George Benson rose from the corner pubs of his hometown, Pittsburgh, to become one of the greatest jazz guitarists of all time and a genuine pop superstar to boot. His 1976 album Breezin’ set the standard for crossover recordings, propelled to the number one spot by the irresistible instrumental title track and a Top Ten cover of Leon Russell’s “This Masquerade.” For the next five years, Benson was ubiquitous, living near the top of the pop charts with hits including “On Broadway,” “Give Me the Night” and “Turn Your Love Around.”
For the last twenty five years, he’s retained his legendary status while creating a diverse catalog of recordings running the gamut from classic jazz standards to pop confections to contemporary smooth jazz grooves. Friday night he brings his distinctive guitar playing and soulful voice to the Ferguson Center for the Arts.
I caught up with Benson at his Arizona home two weeks ago. He was particularly pumped about his soon-to-be-released album with Al Jarreau on Concord Records called Givin’ It Up. With Jarreau vocalizing on Benson’s “Breezin’” and Benson laying down a tasty guitar ride through Jarreau’s “Mornin’” along with an all star cast, Givin’ It Up is bound to garner a great deal of attention when it comes out later this month.
While Benson and Jarreau were recording this spring, Paul McCartney happened to be in the studio next door. When he dropped by to say hello, Benson invited him to join them on Sam Cooke’s “Bring it on Home to Me.” That’s where our conversation began.
JN: I see that Paul McCartney is on the new album with you and Al.
GB: That’s right, man. Wait ‘til you hear this record. Everybody performs so incredibly. Paul, off the cuff, came in the studio and I begged him to put something down on the song that me and Al were trying out. I said, ‘Do you know this song?’ He said, ‘Yeh, I know it.’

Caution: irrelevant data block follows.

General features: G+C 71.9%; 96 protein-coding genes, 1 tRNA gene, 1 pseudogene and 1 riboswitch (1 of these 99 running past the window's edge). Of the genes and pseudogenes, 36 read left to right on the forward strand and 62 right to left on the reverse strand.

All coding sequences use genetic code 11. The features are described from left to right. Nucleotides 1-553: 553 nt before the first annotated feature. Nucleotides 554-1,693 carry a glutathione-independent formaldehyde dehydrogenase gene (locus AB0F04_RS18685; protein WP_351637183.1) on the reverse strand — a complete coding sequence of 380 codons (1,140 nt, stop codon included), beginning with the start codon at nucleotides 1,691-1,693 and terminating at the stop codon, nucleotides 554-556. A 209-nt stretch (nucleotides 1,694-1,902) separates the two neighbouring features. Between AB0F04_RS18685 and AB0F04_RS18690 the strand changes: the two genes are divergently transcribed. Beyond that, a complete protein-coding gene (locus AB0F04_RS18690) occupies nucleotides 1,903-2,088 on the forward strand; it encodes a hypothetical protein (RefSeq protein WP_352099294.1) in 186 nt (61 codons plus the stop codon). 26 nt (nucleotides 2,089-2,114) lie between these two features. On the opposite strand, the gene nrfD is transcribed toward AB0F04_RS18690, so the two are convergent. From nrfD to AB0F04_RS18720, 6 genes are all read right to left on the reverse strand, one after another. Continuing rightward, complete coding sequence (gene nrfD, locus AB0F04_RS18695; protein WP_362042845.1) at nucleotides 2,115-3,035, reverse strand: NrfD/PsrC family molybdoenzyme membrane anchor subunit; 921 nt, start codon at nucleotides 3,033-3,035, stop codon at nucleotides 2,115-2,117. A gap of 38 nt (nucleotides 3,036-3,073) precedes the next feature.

He said it was very ‘cheeky’ of me to ask him to do that, in a very English way—‘Sir Paul, please.’ And it came out great. We got into a discussion about the first time I tried their music on The Other Side of Abbey Road.
JN: You and Al Jarreau are a great combination.
GB: We always knew we were going to do something together, but time goes by so fast. We didn’t realize how long it’s been since we first signed with Warners way back in ’75. Our careers really took a big jump when that happened. I think, between us, we got about 75 million records sold.
JN: For a lot of people my age, those CTI records in the early ‘70s really got us hooked into jazz and led us to go back and discover other jazz.
GB: That was some great stuff—Freddie Hubbard and Stanley Turrentine; that was a great time because we were trying out new things. And we finally made that jump from the jazz world into a middle ground that still allowed us to be improvisationalist, but it made a different statement. It had a little more rhythm and a little more identity for the new audiences. When I saw the potential of what could happen, all I needed was a record company with some big distribution, which CTI did not have, unfortunately.